Australia to introduce online health assessment

17 January 2005


Applicants for Australian visas will be able to put their medical data online, the first time this technology has been used anywhere in the World, Australia's Department of Immigration and Multicultural and Indigenous Affairs (DIMIA) announced January 14.

Under Australian immigration rules, applicants for certain visa categories have to visit an approved radiology clinic to get digital chest x-rays and photos so their identity can be confirmed. Up to now, this has been done on paper, but under the new system the images will be electronically linked to visa applications.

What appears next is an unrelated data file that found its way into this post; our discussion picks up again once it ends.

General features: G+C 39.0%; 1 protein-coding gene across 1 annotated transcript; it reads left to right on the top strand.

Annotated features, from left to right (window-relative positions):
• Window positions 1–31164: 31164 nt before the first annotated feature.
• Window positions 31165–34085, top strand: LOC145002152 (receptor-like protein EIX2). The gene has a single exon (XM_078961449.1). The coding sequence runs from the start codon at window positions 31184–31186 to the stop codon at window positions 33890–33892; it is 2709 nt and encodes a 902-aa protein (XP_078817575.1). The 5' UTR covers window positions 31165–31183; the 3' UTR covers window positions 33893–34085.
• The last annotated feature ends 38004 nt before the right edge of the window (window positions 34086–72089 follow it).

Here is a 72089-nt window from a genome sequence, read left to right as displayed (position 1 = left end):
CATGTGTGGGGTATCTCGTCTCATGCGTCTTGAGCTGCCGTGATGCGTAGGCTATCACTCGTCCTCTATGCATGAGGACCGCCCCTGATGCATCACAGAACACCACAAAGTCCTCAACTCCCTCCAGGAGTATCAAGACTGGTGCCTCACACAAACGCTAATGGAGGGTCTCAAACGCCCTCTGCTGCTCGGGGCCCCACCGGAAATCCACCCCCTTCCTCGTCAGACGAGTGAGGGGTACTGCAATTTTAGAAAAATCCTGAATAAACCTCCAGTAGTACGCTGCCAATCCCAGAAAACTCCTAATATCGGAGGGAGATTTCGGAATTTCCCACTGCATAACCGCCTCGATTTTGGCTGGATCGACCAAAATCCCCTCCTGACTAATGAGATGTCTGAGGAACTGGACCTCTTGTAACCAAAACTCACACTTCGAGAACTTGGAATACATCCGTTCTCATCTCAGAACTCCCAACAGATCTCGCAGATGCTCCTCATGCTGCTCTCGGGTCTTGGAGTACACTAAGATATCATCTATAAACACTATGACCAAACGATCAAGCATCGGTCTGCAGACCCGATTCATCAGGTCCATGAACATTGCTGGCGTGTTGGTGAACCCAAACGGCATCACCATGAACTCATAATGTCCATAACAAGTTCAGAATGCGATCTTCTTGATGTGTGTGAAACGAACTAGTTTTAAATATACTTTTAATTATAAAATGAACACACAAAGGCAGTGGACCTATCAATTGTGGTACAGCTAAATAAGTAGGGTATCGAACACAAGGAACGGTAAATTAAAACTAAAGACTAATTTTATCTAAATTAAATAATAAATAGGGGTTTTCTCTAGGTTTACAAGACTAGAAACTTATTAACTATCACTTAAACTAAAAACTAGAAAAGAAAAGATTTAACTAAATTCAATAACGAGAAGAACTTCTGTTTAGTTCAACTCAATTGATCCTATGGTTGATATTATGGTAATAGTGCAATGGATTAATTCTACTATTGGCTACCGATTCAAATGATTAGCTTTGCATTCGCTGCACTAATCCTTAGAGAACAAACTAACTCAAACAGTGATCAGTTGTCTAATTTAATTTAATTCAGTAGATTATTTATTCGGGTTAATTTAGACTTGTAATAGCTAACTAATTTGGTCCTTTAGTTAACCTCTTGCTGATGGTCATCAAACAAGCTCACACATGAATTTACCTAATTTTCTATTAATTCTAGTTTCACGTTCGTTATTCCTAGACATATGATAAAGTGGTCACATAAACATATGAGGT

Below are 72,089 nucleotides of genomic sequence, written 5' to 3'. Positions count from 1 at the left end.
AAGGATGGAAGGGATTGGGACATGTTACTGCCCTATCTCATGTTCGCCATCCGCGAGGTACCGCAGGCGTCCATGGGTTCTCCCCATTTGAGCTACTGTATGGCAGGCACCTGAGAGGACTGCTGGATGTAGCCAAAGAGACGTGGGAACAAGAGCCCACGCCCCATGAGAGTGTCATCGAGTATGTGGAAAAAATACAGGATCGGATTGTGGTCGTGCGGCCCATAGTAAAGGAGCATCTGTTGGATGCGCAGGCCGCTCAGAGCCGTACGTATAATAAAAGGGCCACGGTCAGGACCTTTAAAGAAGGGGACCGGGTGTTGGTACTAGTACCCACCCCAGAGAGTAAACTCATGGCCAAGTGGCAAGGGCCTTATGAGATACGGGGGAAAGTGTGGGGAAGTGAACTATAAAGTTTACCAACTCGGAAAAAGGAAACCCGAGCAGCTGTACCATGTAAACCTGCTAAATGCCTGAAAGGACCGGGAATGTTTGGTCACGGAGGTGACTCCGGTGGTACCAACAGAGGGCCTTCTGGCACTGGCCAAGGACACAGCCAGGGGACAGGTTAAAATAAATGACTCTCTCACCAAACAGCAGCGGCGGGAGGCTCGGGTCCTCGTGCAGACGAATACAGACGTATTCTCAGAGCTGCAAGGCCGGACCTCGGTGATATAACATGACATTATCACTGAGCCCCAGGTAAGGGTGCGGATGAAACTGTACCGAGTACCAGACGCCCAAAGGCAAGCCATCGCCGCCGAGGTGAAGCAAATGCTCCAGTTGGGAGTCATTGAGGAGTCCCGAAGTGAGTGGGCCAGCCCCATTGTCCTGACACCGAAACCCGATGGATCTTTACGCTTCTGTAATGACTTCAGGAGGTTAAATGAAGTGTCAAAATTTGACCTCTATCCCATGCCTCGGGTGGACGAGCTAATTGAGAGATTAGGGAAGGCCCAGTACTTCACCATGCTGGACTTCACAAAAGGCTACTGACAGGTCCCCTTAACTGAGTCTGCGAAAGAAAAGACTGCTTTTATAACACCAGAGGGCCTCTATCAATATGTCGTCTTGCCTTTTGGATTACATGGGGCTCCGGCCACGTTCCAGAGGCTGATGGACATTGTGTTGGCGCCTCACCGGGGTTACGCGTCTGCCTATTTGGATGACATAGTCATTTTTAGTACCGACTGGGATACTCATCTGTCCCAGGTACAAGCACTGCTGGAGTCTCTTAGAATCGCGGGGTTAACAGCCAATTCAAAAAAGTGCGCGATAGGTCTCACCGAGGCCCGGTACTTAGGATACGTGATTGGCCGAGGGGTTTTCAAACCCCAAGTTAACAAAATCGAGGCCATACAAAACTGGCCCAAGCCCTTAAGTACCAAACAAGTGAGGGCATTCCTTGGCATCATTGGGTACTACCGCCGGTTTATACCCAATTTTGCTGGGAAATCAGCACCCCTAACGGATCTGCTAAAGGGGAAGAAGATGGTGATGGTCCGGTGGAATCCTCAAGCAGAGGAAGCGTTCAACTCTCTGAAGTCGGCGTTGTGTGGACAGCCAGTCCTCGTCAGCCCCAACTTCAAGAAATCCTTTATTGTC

A doctor approved by the Australian authorities does a health check on the applicant and examines the radiology results, then forwards the data electronically to Australia. If everything is in order the visa application can then be processed further. The images are stored in a database where they can be examined if any future applications require this.

"If an applicant can arrange for the necessary appointments on the same day, the application and health assessment process can be completed in as little as 24 hours,' Australia's Immigration Minister Amanda Vanstone said.

A pilot program for the system began in Singapore in November 2003 for online student visa applications, with 90 percent of applicants choosing the new method over the old one. In the next few months it will progressively be extended to other visa categories requiring health assessments.